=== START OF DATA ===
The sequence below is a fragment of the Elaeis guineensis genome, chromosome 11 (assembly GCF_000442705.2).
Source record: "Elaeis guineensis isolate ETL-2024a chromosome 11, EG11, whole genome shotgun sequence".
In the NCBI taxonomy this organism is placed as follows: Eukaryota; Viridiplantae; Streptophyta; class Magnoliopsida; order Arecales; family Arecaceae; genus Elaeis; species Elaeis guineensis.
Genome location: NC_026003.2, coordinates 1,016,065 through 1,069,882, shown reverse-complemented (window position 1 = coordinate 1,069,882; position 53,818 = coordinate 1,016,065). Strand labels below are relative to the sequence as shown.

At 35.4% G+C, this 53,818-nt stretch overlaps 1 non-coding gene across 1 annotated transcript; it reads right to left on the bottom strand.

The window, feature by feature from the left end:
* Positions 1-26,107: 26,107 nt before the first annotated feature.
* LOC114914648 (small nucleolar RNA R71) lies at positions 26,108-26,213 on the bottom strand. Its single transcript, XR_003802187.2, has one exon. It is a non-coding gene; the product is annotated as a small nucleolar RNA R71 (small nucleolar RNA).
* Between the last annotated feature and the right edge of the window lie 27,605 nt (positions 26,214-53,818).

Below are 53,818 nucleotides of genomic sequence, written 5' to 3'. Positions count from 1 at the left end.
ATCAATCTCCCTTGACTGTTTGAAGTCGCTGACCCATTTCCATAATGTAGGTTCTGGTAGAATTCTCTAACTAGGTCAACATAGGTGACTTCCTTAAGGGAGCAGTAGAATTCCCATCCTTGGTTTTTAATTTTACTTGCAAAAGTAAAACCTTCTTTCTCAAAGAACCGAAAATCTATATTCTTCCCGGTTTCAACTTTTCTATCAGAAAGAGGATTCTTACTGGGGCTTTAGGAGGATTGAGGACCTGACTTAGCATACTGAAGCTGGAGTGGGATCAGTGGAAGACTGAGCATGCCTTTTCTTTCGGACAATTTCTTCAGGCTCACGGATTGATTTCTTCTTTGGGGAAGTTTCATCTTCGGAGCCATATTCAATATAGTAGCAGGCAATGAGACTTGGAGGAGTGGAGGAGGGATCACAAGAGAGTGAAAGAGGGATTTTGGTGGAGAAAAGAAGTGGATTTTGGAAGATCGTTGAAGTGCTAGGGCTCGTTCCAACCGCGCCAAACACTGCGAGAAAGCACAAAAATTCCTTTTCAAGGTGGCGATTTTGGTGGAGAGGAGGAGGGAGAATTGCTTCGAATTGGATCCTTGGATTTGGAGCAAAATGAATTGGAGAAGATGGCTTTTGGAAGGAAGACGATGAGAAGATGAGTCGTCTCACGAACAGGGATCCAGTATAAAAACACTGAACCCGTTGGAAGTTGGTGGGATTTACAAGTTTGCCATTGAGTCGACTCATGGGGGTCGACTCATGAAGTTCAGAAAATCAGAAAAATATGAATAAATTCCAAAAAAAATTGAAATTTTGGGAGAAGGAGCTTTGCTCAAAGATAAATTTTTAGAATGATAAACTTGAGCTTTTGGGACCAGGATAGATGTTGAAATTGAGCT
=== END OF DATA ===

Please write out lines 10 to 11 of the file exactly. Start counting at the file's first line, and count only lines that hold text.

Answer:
Below are 53,818 nucleotides of genomic sequence, written 5' to 3'. Positions count from 1 at the left end.
ATCAATCTCCCTTGACTGTTTGAAGTCGCTGACCCATTTCCATAATGTAGGTTCTGGTAGAATTCTCTAACTAGGTCAACATAGGTGACTTCCTTAAGGGAGCAGTAGAATTCCCATCCTTGGTTTTTAATTTTACTTGCAAAAGTAAAACCTTCTTTCTCAAAGAACCGAAAATCTATATTCTTCCCGGTTTCAACTTTTCTATCAGAAAGAGGATTCTTACTGGGGCTTTAGGAGGATTGAGGACCTGACTTAGCATACTGAAGCTGGAGTGGGATCAGTGGAAGACTGAGCATGCCTTTTCTTTCGGACAATTTCTTCAGGCTCACGGATTGATTTCTTCTTTGGGGAAGTTTCATCTTCGGAGCCATATTCAATATAGTAGCAGGCAATGAGACTTGGAGGAGTGGAGGAGGGATCACAAGAGAGTGAAAGAGGGATTTTGGTGGAGAAAAGAAGTGGATTTTGGAAGATCGTTGAAGTGCTAGGGCTCGTTCCAACCGCGCCAAACACTGCGAGAAAGCACAAAAATTCCTTTTCAAGGTGGCGATTTTGGTGGAGAGGAGGAGGGAGAATTGCTTCGAATTGGATCCTTGGATTTGGAGCAAAATGAATTGGAGAAGATGGCTTTTGGAAGGAAGACGATGAGAAGATGAGTCGTCTCACGAACAGGGATCCAGTATAAAAACACTGAACCCGTTGGAAGTTGGTGGGATTTACAAGTTTGCCATTGAGTCGACTCATGGGGGTCGACTCATGAAGTTCAGAAAATCAGAAAAATATGAATAAATTCCAAAAAAAATTGAAATTTTGGGAGAAGGAGCTTTGCTCAAAGATAAATTTTTAGAATGATAAACTTGAGCTTTTGGGACCAGGATAGATGTTGAAATTGAGCT